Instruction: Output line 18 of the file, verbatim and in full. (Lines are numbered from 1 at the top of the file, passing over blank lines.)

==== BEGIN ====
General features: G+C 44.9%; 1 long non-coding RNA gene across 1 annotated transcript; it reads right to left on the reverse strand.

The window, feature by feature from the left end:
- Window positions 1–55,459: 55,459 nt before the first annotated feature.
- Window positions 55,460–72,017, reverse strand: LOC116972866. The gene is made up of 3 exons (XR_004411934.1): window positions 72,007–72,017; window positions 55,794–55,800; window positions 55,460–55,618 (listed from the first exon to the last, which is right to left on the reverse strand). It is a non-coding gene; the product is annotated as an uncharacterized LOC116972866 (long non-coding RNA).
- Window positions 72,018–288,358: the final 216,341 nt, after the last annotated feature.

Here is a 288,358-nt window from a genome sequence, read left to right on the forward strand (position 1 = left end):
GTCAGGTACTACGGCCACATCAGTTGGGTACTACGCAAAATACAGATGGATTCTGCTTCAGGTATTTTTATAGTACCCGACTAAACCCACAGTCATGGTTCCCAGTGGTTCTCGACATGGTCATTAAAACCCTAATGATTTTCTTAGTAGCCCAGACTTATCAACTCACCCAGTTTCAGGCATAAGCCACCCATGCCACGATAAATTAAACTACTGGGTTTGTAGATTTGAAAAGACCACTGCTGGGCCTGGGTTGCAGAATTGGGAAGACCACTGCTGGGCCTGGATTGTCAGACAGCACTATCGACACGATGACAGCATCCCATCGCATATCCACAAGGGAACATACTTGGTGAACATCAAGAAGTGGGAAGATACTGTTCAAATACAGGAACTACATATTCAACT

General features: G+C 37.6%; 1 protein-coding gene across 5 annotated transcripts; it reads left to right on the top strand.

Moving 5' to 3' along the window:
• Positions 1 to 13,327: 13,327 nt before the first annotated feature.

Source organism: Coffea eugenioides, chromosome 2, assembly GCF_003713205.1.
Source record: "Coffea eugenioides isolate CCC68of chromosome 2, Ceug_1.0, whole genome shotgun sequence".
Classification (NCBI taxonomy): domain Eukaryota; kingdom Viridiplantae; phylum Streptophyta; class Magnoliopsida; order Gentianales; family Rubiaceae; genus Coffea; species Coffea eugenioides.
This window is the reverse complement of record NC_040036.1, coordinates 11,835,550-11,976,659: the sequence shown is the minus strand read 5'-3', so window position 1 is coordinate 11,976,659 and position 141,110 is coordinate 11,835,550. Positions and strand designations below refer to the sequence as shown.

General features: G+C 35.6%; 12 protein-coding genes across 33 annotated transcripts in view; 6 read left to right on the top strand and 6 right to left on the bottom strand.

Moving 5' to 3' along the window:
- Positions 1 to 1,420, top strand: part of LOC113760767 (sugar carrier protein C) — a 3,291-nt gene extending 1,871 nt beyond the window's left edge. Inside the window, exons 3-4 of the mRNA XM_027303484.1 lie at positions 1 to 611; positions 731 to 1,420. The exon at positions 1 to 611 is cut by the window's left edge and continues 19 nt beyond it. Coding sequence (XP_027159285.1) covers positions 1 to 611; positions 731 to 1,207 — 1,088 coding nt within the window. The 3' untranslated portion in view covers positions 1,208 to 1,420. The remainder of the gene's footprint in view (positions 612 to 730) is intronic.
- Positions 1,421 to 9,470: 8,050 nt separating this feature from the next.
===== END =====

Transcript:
- Positions 1,421 to 9,470: 8,050 nt separating this feature from the next.